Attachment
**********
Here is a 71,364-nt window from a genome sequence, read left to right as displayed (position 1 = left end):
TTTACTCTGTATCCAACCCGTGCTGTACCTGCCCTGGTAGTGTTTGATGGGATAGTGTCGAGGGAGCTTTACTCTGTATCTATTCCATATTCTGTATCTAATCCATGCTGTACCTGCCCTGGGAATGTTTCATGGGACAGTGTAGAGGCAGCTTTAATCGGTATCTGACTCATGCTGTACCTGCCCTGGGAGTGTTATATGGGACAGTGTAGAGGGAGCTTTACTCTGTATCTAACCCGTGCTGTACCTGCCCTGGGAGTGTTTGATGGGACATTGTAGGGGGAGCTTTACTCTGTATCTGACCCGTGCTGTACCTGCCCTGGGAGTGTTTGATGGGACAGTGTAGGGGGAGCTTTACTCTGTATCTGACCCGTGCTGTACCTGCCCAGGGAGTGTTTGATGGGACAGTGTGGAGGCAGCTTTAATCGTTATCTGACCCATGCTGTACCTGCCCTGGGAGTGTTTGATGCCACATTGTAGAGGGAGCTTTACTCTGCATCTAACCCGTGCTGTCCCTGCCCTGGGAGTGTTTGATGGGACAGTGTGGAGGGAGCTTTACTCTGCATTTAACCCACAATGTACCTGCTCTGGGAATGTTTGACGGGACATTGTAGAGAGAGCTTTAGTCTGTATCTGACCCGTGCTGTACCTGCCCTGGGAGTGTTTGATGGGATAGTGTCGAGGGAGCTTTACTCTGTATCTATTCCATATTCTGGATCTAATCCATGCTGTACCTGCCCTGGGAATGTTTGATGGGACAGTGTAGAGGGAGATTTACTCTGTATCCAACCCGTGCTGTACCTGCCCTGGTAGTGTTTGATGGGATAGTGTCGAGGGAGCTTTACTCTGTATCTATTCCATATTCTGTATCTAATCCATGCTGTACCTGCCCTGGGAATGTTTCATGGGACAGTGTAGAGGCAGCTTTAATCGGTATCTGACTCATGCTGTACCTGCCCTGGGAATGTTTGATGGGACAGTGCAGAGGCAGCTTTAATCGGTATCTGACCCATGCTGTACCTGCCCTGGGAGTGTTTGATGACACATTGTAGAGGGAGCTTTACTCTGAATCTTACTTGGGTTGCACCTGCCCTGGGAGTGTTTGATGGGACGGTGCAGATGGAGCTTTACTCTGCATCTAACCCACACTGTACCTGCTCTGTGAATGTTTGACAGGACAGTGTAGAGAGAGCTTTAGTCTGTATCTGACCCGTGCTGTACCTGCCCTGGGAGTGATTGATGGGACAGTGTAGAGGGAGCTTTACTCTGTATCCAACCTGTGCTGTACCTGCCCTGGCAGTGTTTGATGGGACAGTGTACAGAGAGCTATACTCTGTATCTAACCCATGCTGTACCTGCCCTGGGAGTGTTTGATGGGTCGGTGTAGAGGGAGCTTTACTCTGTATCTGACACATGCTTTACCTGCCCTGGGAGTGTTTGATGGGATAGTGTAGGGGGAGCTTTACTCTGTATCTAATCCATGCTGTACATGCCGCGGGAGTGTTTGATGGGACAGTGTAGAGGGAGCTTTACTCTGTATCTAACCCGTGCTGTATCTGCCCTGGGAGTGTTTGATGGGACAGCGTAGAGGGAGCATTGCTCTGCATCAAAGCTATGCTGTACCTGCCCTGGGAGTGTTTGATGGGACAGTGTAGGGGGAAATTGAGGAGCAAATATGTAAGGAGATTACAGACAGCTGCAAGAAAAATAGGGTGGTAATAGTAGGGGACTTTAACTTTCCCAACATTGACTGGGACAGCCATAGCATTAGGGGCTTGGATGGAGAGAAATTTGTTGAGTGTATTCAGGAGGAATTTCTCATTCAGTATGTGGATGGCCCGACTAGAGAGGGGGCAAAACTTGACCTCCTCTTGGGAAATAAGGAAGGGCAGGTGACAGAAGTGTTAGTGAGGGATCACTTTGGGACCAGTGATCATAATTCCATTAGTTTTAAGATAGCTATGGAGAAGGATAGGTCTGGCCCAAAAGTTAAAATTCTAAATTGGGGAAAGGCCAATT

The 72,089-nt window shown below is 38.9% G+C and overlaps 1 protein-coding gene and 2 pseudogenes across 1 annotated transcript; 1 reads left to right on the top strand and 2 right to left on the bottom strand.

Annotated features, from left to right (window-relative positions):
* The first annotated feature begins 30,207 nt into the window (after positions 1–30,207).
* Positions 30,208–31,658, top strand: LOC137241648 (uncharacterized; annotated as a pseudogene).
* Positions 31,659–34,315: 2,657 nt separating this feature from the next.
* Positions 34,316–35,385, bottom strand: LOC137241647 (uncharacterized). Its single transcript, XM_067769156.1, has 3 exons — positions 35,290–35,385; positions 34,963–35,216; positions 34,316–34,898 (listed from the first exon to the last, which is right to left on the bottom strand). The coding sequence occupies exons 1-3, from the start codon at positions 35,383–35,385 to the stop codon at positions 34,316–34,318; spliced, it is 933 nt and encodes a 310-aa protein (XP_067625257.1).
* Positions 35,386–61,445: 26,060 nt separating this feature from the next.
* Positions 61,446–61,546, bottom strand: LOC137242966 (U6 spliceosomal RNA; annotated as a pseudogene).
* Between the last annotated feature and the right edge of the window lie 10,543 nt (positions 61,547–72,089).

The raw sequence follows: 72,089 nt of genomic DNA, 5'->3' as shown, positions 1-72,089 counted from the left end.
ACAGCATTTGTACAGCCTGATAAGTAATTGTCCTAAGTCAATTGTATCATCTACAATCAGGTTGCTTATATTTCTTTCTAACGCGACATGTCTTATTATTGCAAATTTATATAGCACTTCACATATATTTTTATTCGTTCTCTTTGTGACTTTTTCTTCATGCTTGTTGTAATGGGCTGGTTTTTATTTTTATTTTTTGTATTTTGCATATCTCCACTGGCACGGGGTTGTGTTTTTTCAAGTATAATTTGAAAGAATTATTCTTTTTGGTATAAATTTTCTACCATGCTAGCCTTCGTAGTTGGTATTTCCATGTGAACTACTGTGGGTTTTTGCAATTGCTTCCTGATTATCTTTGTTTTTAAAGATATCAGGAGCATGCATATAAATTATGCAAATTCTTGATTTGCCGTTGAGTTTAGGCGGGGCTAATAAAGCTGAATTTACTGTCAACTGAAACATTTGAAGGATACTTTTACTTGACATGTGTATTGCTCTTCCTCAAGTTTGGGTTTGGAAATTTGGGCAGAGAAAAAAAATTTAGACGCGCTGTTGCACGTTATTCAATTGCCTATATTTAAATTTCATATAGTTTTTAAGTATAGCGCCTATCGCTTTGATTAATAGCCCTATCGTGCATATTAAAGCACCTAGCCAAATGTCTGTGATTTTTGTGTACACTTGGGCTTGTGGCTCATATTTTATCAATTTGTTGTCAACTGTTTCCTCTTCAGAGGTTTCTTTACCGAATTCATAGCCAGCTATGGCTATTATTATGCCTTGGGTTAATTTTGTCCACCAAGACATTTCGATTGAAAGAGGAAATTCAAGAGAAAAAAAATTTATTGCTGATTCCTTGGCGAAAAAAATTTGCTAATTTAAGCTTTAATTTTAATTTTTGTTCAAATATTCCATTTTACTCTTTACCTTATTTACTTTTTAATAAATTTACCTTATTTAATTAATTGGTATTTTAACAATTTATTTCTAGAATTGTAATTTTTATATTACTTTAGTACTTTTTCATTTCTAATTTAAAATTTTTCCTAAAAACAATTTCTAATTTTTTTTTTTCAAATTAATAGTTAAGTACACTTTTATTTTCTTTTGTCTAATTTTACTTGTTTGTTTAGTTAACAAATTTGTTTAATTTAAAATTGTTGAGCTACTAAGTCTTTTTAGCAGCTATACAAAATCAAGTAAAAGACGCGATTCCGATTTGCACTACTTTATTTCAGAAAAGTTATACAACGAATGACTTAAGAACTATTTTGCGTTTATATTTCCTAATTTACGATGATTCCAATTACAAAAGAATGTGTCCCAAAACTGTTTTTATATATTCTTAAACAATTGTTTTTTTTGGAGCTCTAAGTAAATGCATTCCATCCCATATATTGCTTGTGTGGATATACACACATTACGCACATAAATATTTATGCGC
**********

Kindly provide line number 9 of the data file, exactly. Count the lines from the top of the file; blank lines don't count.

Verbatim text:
* Positions 35,386–61,445: 26,060 nt separating this feature from the next.